The planning helped us figure out how to phase the construction work in an efficient way that would prevent us from going back to previously completed items or through finished spaces while undertaking work in the future. Our road map also helped us define what items to address in each phase so Kim could continue to occupy the house. We planned to stagger the bathroom renovations so Kim would always have a bathroom free to use. A basic, temporary kitchen was established in the dining room so Kim could prepare meals.

    Once the kitchen had been gutted, however, our best-laid plans started to unravel. We could see that what was formerly the end wall of the house (before the addition had been tacked on) had been left unsupported. Two layers of kitchen ceiling and three layers of second-floor bathroom flooring had helped conceal this condition and the resulting stress. We couldn’t put in a proper beam and straighten the sagging floor joists without compromising the second-floor bathroom, so we had no choice but to take it offline, which left Kim showering at the gym for several weeks. And while working on the second-floor bathroom, we discovered damage to the roof rafters from a previous house fire. Fortunately, much of the damage was cut out to make room for the skylight, but we did have to resupport a small portion of the hip roof framing.

    boston-second-empire-exterior

    Exterior projects such as removing the vinyl siding, installing new lattice panels, and selecting historically appropriate paint colors crowned the decade-long restoration process.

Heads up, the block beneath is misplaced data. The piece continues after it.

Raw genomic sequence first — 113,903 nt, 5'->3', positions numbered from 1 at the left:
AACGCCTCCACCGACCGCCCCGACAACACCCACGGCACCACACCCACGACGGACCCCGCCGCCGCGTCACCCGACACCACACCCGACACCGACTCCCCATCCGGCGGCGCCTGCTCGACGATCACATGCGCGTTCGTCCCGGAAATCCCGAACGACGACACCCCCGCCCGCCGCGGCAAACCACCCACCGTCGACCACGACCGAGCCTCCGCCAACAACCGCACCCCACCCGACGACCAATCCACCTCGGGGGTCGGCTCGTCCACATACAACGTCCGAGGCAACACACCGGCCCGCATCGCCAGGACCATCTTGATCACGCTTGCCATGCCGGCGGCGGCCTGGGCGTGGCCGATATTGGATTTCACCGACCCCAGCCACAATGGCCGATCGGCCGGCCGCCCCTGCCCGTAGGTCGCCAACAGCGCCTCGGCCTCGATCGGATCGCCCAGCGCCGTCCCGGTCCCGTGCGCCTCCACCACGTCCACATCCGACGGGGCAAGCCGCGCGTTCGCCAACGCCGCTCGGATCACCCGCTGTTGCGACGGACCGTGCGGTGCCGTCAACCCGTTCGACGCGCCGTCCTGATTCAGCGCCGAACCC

A few smaller projects over the next several years then addressed the bedrooms, study, and living room. Logically, Kim saved the dramatic exterior restoration work for the end of the process. It was joyous work for us all, as we removed the vinyl siding, the cyclone fence, and aluminum gutters; restored the original window sills and mansard window buttresses, providing appropriate window and door backband moldings; and fabricated lattice panels and reestablished wood gutters to aesthetically tie the addition back into the house. We also worked with the local historical commission to determine appropriate paint color options. The exterior restoration received a local Cambridge Historical Commission Preservation Award.

    As Kim discovered, the challenges of an old-house restoration can stymie even the most eager old-house restorer once a project gets underway. But working with professionals on a restoration project doesn’t have to be equated with letting go or losing control—it’s just another way to get the job done.

    Charlie Allen owns Charlie Allen Restorations in Cambridge, Massachusetts, and serves as a councilor on the Cambridge Historical Society.

    Online exclusive: See our list of questions to ask when searching for an old-house contractor.

    Published in: Old-House Journal November/December 2009

    { 1 comment }

    Old-House Online December 9, 2009 at 2:15 pm

    Found & Found(from the January/February issue of OHJ)

    In your most recent Old-House Living story, I loved the paint colors–the yellow in the living room, khaki in the dining room, the muted coral in the kitchen, and the fresh, mossy green in the upstairs bedroom. Do you happen to know the brand and names of the colors?
    Cindy Newcomb
    via e-mail

    We checked in with homeowner Kim McLanahan, who reports that all the paints came from the Benjamin Moore Historic Colors line, except for the bedroom, which was Sherwin Williams. (She says she fell in love with the bedroom color after spotting it in contractor Charlie Allen’s home!) The colors are Dorset Gold (living room), Louisburg Green (dining room), Somerville Red (kitchen), and Clary Sage (bedroom). –Eds.